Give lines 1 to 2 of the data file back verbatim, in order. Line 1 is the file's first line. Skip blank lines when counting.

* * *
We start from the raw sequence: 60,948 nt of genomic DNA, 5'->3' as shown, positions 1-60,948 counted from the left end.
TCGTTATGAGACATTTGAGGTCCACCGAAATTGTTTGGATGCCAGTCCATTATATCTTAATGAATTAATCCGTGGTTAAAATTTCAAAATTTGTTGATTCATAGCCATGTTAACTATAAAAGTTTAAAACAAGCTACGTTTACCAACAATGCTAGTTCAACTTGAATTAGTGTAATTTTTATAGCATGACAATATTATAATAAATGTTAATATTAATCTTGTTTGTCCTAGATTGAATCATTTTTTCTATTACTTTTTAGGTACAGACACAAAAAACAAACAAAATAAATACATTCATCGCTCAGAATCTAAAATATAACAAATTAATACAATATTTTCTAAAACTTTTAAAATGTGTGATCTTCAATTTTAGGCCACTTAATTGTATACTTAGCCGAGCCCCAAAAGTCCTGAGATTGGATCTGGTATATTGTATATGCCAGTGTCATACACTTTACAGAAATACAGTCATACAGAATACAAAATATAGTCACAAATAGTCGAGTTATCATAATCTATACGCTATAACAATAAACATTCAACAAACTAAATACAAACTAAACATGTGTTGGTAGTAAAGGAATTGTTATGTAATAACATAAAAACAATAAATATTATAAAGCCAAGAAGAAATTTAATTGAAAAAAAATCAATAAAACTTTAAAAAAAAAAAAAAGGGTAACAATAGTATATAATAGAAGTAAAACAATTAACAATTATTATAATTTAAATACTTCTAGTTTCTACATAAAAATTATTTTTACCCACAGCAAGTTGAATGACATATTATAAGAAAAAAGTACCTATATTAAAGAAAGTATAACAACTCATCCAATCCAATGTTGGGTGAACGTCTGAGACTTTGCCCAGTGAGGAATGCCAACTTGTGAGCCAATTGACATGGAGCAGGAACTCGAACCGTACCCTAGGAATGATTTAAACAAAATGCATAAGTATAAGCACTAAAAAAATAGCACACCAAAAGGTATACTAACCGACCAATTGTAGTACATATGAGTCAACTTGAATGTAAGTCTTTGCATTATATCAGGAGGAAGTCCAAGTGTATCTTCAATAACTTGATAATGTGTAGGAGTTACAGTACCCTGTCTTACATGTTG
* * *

We start from the raw sequence: 60,948 nt of genomic DNA, 5'->3' as shown, positions 1-60,948 counted from the left end.
TCGTTATGAGACATTTGAGGTCCACCGAAATTGTTTGGATGCCAGTCCATTATATCTTAATGAATTAATCCGTGGTTAAAATTTCAAAATTTGTTGATTCATAGCCATGTTAACTATAAAAGTTTAAAACAAGCTACGTTTACCAACAATGCTAGTTCAACTTGAATTAGTGTAATTTTTATAGCATGACAATATTATAATAAATGTTAATATTAATCTTGTTTGTCCTAGATTGAATCATTTTTTCTATTACTTTTTAGGTACAGACACAAAAAACAAACAAAATAAATACATTCATCGCTCAGAATCTAAAATATAACAAATTAATACAATATTTTCTAAAACTTTTAAAATGTGTGATCTTCAATTTTAGGCCACTTAATTGTATACTTAGCCGAGCCCCAAAAGTCCTGAGATTGGATCTGGTATATTGTATATGCCAGTGTCATACACTTTACAGAAATACAGTCATACAGAATACAAAATATAGTCACAAATAGTCGAGTTATCATAATCTATACGCTATAACAATAAACATTCAACAAACTAAATACAAACTAAACATGTGTTGGTAGTAAAGGAATTGTTATGTAATAACATAAAAACAATAAATATTATAAAGCCAAGAAGAAATTTAATTGAAAAAAAATCAATAAAACTTTAAAAAAAAAAAAAAGGGTAACAATAGTATATAATAGAAGTAAAACAATTAACAATTATTATAATTTAAATACTTCTAGTTTCTACATAAAAATTATTTTTACCCACAGCAAGTTGAATGACATATTATAAGAAAAAAGTACCTATATTAAAGAAAGTATAACAACTCATCCAATCCAATGTTGGGTGAACGTCTGAGACTTTGCCCAGTGAGGAATGCCAACTTGTGAGCCAATTGACATGGAGCAGGAACTCGAACCGTACCCTAGGAATGATTTAAACAAAATGCATAAGTATAAGCACTAAAAAAATAGCACACCAAAAGGTATACTAACCGACCAATTGTAGTACATATGAGTCAACTTGAATGTAAGTCTTTGCATTATATCAGGAGGAAGTCCAAGTGTATCTTCAATAACTTGATAATGTGTAGGAGTTACAGTACCCTGTCTTACATGTTG